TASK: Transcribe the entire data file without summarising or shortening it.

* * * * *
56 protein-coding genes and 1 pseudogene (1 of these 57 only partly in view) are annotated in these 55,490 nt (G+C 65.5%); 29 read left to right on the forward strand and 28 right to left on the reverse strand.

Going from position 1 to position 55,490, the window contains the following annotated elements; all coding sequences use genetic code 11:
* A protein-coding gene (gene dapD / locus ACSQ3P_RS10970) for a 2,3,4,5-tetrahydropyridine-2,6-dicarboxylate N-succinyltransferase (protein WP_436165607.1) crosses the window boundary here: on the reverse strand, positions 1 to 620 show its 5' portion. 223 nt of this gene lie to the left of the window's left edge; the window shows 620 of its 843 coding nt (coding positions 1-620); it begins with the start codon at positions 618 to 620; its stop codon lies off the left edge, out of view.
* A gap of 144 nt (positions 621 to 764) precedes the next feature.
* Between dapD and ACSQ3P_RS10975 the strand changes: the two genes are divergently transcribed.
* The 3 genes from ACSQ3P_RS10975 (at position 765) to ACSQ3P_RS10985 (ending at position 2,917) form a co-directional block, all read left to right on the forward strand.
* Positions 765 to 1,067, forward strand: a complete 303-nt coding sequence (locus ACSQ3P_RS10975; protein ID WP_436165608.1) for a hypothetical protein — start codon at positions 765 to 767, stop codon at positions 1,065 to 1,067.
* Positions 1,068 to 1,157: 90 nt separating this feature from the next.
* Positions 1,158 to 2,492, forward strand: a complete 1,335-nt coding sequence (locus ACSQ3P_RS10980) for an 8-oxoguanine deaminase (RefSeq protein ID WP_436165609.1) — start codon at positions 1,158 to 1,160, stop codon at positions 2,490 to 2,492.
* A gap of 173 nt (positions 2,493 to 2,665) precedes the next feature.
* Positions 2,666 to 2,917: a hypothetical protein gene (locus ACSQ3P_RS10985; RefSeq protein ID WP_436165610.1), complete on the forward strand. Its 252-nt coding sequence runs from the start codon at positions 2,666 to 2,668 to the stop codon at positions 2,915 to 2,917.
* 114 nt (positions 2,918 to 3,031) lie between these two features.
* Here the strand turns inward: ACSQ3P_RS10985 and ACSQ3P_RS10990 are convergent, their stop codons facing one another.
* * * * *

56 protein-coding genes and 1 pseudogene (1 of these 57 only partly in view) are annotated in these 55,490 nt (G+C 65.5%); 29 read left to right on the forward strand and 28 right to left on the reverse strand.

Going from position 1 to position 55,490, the window contains the following annotated elements; all coding sequences use genetic code 11:
* A protein-coding gene (gene dapD / locus ACSQ3P_RS10970) for a 2,3,4,5-tetrahydropyridine-2,6-dicarboxylate N-succinyltransferase (protein WP_436165607.1) crosses the window boundary here: on the reverse strand, positions 1 to 620 show its 5' portion. 223 nt of this gene lie to the left of the window's left edge; the window shows 620 of its 843 coding nt (coding positions 1-620); it begins with the start codon at positions 618 to 620; its stop codon lies off the left edge, out of view.
* A gap of 144 nt (positions 621 to 764) precedes the next feature.
* Between dapD and ACSQ3P_RS10975 the strand changes: the two genes are divergently transcribed.
* The 3 genes from ACSQ3P_RS10975 (at position 765) to ACSQ3P_RS10985 (ending at position 2,917) form a co-directional block, all read left to right on the forward strand.
* Positions 765 to 1,067, forward strand: a complete 303-nt coding sequence (locus ACSQ3P_RS10975; protein ID WP_436165608.1) for a hypothetical protein — start codon at positions 765 to 767, stop codon at positions 1,065 to 1,067.
* Positions 1,068 to 1,157: 90 nt separating this feature from the next.
* Positions 1,158 to 2,492, forward strand: a complete 1,335-nt coding sequence (locus ACSQ3P_RS10980) for an 8-oxoguanine deaminase (RefSeq protein ID WP_436165609.1) — start codon at positions 1,158 to 1,160, stop codon at positions 2,490 to 2,492.
* A gap of 173 nt (positions 2,493 to 2,665) precedes the next feature.
* Positions 2,666 to 2,917: a hypothetical protein gene (locus ACSQ3P_RS10985; RefSeq protein ID WP_436165610.1), complete on the forward strand. Its 252-nt coding sequence runs from the start codon at positions 2,666 to 2,668 to the stop codon at positions 2,915 to 2,917.
* 114 nt (positions 2,918 to 3,031) lie between these two features.
* Here the strand turns inward: ACSQ3P_RS10985 and ACSQ3P_RS10990 are convergent, their stop codons facing one another.